لوگو همیار
  • فارسی
  • العربية

hamyar phone

+982157854

adress

iran

Classification of places according to fire risk

Buy Hamyar Energy products online

Automatic shutdown

25% off online shopping

توپ اطفاء حریق H.E

Fire extinguisher charging

شارژ کپسول
Classification of places according to fire risk
205
16 مهر 1401
  • Fire hazard

    Classification of places according to fire risk

    We will examine the classification of fire risk in places so that we can calculate the amount of water with pressure and the appropriate duration for the sprinkler system according to each floor (class). Obviously, controlling and extinguishing fire in an office room is easier than in an oil and gasoline warehouse.

    As with most important events in the sprinkler industry, this time insurance companies took the first step in classifying buildings by dividing them based on material value and vulnerability to fire. By the end of the 19th century, 584 different classes were designated by insurance companies. In 1932, this number decreased to 26 floors, but in 1946, it increased again to 100 floors, which were divided into 6 groups based on the type of building structure.

    Today, NFPA 13 divides buildings into five different classes based on the flammability of materials present, the amount of flammable materials, the height of goods stored, and the rate of heat released, which differs from other building codes and even other NFPA codes.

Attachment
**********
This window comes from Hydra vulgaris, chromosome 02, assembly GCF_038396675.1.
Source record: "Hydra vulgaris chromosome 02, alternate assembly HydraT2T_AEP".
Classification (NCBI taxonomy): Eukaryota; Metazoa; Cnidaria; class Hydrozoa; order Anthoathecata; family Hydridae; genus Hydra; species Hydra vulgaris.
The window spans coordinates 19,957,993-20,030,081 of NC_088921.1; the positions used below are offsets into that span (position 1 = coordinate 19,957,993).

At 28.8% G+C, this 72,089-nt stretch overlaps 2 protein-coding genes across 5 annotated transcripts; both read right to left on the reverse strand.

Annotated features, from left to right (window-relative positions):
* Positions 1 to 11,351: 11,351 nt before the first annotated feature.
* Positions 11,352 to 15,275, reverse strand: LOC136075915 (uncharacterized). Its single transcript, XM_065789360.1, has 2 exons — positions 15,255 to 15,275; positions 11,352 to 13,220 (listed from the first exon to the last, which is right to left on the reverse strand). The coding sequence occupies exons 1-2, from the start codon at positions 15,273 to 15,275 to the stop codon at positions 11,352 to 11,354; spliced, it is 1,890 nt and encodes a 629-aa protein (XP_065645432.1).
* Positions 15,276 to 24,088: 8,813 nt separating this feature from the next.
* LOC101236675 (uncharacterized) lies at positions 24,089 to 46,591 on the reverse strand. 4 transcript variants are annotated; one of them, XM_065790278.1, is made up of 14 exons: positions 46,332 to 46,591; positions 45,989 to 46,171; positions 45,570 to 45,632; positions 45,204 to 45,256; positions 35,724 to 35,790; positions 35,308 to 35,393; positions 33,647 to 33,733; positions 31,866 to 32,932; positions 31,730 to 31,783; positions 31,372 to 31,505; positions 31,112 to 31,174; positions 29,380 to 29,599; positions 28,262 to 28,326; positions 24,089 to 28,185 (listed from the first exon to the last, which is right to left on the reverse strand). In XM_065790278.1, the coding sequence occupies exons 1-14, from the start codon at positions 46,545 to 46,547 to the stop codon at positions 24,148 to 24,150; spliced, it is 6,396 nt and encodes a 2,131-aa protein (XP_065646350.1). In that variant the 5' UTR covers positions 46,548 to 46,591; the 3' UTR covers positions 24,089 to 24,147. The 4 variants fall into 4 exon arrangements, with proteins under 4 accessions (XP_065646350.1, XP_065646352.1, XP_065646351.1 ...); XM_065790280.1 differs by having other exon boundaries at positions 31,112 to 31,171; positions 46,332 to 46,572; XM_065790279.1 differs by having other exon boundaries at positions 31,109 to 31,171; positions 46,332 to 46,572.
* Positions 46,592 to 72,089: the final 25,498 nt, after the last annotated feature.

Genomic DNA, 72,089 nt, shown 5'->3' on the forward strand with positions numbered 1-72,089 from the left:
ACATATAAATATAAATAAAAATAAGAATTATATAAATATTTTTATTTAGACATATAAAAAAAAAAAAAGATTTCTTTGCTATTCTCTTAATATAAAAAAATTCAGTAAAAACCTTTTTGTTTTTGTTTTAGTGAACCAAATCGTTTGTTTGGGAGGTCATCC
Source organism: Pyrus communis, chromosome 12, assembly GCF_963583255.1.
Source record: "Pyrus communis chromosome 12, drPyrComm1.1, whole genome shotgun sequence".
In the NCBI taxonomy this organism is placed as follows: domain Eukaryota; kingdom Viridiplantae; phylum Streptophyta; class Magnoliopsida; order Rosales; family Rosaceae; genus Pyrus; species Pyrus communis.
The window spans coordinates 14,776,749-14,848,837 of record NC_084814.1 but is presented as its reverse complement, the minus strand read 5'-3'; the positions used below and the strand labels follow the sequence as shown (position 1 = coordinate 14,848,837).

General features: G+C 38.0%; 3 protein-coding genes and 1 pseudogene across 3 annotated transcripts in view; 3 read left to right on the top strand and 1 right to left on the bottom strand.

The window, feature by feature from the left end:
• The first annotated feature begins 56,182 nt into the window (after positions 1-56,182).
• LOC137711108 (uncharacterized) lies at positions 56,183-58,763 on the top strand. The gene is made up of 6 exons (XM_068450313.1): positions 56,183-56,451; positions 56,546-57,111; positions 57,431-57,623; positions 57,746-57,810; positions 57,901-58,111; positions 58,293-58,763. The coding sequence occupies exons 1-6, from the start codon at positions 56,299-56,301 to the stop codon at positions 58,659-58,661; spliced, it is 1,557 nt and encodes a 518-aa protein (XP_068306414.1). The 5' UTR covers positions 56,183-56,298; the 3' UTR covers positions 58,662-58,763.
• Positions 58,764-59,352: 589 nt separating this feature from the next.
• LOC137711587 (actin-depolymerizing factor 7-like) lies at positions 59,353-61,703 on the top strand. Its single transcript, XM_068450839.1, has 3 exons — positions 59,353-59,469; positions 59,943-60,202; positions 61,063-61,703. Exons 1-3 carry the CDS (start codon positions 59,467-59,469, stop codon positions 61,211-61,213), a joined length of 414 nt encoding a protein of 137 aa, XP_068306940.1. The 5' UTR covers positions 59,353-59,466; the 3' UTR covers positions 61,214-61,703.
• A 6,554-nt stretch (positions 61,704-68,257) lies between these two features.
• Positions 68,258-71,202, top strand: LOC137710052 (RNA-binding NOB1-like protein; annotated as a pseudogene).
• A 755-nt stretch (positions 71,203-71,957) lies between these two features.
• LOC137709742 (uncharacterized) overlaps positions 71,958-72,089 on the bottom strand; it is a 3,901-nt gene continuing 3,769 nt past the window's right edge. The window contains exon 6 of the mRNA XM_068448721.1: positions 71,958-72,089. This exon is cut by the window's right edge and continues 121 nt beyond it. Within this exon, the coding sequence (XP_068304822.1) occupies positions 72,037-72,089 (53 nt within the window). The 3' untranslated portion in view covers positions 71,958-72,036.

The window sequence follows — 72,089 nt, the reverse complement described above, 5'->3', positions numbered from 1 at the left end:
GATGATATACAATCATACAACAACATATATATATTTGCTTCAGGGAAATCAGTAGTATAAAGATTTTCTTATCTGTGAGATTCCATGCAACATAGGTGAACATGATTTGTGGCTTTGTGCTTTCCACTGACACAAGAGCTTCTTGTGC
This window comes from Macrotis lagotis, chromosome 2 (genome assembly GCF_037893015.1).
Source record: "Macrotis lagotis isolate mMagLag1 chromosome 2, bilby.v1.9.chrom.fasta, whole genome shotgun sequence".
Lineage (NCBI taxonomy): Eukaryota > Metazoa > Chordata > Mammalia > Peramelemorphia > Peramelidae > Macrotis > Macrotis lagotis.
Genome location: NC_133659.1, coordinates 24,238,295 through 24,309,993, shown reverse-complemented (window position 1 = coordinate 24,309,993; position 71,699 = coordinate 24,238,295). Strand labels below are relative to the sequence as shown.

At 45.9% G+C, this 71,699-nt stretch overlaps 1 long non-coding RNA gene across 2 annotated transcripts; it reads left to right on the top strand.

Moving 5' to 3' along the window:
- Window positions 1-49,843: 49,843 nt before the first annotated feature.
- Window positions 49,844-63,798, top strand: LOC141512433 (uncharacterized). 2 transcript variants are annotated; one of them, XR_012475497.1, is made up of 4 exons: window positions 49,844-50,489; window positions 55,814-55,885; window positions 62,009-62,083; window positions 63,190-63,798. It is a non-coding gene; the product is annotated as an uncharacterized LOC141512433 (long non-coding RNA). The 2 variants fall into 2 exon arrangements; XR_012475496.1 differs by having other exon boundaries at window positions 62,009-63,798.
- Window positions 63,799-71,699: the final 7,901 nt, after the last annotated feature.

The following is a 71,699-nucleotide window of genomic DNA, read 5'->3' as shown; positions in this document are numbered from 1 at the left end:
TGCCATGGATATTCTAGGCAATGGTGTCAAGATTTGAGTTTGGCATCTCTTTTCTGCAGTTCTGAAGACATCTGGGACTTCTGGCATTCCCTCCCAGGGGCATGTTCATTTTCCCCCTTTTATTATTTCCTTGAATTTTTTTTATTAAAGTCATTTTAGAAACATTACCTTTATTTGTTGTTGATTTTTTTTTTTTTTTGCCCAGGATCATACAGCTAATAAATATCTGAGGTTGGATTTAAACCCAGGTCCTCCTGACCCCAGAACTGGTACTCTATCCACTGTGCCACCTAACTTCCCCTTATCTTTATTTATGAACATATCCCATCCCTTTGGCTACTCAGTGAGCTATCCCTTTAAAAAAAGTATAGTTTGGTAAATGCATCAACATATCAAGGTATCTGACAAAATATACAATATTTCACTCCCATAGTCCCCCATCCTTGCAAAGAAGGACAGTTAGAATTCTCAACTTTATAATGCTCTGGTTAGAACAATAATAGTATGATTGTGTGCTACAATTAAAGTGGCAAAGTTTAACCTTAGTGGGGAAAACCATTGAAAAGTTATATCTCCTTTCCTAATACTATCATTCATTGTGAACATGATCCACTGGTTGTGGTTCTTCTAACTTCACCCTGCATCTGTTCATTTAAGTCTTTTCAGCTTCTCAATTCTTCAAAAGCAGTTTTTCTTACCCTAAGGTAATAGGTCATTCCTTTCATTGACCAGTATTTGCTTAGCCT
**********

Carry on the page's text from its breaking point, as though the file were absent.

This division consists of:

    1. Light Hazard:A building or a part of a building where the quantity, flammability and heat release rate of the materials in it are low.

      Office buildings, residential buildings and hospitals are included in this group. Extinguishing this class is easier than other classes and requires less water.

    2. Ordinary Hazard-Group I (Ordinary Hazard-Group I):A building or a part of a building where the flammability of the materials in it is low, the amount and rate of released heat of the materials in it is average, and the height of the stored materials is less than 8 ft (2.4 m).

      Extinguishing this class, which is also displayed as OH 1, is more difficult than the low-risk environment and includes places such as restaurants and parking lots.